You are currently viewing #CarsOf2018: The Lexus ES30H Is A New-School Gangster

#CarsOf2018: The Lexus ES30H Is A New-School Gangster

The mid-size Lexus ES300h stomps a foot in the mid-size luxury car segment in its own, unique way

Sitting in the back of the Lexus ES300H — as company officials fervently insisted I do — I found myself nodding off, catching blurry, indiemovie glimpses of trees flying rapidly past. I could see myself in the movie, old and grey, tranquil, but with a Tarantino past. The new mid-size sedan update from Lexus is a unique take on the segment. While the Teutonic competition from Audi, Mercedes and BMW trip over each other to make their designs taut, straight and creased, Lexus took its criticism to heart and went bonkers. The company has been criticised for being too conservative — boring even — in terms of design. That’s clearly no longer the case.



The ES300H is a lengthy, imposing vehicle. The visual drama is very different from what we’re used to in this space, because there’s so much of it. It’s like they skipped the chain of command that would have edited the flair down, and went straight to sheet metal. The car looks long, even though there’s plenty of ground clearance. There’s a little go-faster spoiler out back, and a very swoopy roofline with a coupe-like profile to the greenhouse. The front grille, which Lexus have adopted as their signature these days, is massive, and a complete antithesis of what they’ve done in previous years. When we walked into the unique space that Lexus created to show off their new car and ply us with ale, we were pleased with the crisp — if a little loud — music playing seemingly everywhere. No speakers were visible in the all-glass structure. Impressive and elegant, we thought. Walking closer to the car is when we realised the music was output entirely by the ES300h’s prodigious Mark Levinson branded music system. The 17-speaker, 1800w system was not just room-filling, it was hall-filling. Again, not at all conservative. When stationary, there’s no way you can miss the lovely satin/ chrome finish on the wheels, which look sporty but grown-up. We are told that the wheels have a special hollow channel within them to cancel out road noise.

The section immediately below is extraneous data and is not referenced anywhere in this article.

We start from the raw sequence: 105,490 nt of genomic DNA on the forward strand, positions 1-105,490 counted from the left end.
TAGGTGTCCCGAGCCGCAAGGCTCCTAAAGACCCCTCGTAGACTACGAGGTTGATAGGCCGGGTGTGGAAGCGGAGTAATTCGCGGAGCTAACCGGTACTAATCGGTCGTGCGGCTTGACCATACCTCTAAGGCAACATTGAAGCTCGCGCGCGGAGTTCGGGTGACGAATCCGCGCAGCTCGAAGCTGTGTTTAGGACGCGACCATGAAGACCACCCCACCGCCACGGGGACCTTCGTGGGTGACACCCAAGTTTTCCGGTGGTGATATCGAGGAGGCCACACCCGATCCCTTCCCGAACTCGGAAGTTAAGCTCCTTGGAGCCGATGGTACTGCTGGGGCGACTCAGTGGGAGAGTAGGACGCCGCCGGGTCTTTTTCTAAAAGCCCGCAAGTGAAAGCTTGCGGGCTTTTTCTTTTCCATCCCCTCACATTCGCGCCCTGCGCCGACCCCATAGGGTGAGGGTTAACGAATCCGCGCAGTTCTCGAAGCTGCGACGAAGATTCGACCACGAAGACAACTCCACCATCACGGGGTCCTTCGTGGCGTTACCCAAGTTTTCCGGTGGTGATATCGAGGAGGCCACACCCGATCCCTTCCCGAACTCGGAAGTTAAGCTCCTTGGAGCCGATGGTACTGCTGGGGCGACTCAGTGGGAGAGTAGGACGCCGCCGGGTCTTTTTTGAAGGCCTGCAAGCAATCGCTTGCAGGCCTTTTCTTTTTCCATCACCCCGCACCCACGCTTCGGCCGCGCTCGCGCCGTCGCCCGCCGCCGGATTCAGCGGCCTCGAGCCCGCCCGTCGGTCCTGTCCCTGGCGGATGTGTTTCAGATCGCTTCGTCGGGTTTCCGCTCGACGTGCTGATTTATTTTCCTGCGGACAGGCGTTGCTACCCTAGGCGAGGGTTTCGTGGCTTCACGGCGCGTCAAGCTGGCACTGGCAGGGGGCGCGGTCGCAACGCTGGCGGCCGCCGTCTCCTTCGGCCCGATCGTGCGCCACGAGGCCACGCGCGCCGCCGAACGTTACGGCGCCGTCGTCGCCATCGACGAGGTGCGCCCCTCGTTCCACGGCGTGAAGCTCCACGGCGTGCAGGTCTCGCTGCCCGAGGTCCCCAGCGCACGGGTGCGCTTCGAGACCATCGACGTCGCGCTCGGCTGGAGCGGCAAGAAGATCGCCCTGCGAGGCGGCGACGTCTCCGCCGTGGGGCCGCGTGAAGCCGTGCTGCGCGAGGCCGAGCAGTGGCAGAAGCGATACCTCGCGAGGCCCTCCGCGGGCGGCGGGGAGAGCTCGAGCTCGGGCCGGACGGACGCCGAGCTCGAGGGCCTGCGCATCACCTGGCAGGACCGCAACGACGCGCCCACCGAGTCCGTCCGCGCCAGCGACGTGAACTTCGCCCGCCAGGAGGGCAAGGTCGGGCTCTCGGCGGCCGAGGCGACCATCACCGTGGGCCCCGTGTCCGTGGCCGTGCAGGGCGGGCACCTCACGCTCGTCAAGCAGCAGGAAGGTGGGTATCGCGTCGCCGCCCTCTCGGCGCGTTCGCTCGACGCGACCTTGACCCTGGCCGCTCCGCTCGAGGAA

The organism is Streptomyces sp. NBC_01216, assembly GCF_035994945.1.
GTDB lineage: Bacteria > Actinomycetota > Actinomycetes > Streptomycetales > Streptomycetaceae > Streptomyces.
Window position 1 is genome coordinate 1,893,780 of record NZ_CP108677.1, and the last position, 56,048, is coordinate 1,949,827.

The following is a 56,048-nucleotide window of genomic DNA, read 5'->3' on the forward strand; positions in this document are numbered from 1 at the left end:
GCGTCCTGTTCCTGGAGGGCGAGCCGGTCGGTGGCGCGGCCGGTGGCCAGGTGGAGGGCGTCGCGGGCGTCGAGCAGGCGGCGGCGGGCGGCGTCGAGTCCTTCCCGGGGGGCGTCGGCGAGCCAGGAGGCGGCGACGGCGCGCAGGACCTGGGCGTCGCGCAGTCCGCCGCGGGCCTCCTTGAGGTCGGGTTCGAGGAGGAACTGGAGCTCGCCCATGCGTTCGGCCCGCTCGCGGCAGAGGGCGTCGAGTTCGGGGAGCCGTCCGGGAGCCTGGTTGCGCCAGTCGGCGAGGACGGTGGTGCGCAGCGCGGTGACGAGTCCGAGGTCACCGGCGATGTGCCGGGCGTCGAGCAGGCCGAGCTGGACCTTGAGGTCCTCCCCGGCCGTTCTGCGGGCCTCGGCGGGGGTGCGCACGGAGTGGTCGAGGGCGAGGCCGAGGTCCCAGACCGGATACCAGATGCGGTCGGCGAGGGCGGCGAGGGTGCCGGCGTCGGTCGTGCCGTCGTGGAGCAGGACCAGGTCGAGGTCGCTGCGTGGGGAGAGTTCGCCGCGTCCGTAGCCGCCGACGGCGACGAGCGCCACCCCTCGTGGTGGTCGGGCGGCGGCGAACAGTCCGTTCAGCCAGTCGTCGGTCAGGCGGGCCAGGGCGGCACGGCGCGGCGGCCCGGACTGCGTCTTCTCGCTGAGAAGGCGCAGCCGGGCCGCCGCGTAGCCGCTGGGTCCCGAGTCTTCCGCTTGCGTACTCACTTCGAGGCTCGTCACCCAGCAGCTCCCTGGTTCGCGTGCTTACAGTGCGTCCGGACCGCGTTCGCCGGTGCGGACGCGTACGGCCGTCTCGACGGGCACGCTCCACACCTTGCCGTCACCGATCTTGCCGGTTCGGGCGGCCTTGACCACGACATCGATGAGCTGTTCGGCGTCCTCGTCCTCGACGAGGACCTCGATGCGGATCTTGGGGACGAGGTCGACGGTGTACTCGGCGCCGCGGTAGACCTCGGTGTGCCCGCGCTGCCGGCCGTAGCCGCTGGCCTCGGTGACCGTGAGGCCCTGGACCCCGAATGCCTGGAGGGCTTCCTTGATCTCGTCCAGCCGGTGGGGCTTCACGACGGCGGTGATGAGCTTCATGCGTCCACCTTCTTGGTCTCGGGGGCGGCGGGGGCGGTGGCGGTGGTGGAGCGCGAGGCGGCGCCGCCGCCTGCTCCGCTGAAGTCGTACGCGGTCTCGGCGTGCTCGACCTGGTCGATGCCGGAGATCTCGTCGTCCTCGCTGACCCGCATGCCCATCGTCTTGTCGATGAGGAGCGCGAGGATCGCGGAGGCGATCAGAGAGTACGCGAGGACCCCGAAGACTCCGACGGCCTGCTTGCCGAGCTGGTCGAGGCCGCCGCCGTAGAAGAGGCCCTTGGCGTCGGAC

Lexus is targeting a fairly young audience for the ES300h — 40-50 years old, they guess and they’ll mostly be chauffeured around, with the odd self-drive occasion. This is just as well, because this car really is designed around ensuring rear seat comfort. You don’t get the business-class seating of top-shelf sedans, but it’s pretty close. There’s so much legroom in the back that you can probably fit your carryon in front of your knees and not be uncomfortable. Two of the three passenger spots also have reclining. backs, which give you about 8 degrees to play with. There’s a fold-away centre console with music controls and seat warmers (but not coolers, for some reason). The transmission tunnel is there, but it’s not terrible, and you’re unlikely to cram the ES300h with your party crew anyway.

Continuing the coddling, the ES300h comes with active noise cancellation, using a couple of microphones to pick up, and then have Mark Levinson cancel out all those ugly outside noises. It works very well, and the cabin is exceptionally quiet. We were told that over the course of the week, several rear passengers — staffers, journalists — just nodded off. I had a chance to put that to the test and can confirm that the rear seats are a very tranquil place to be, with one caveat.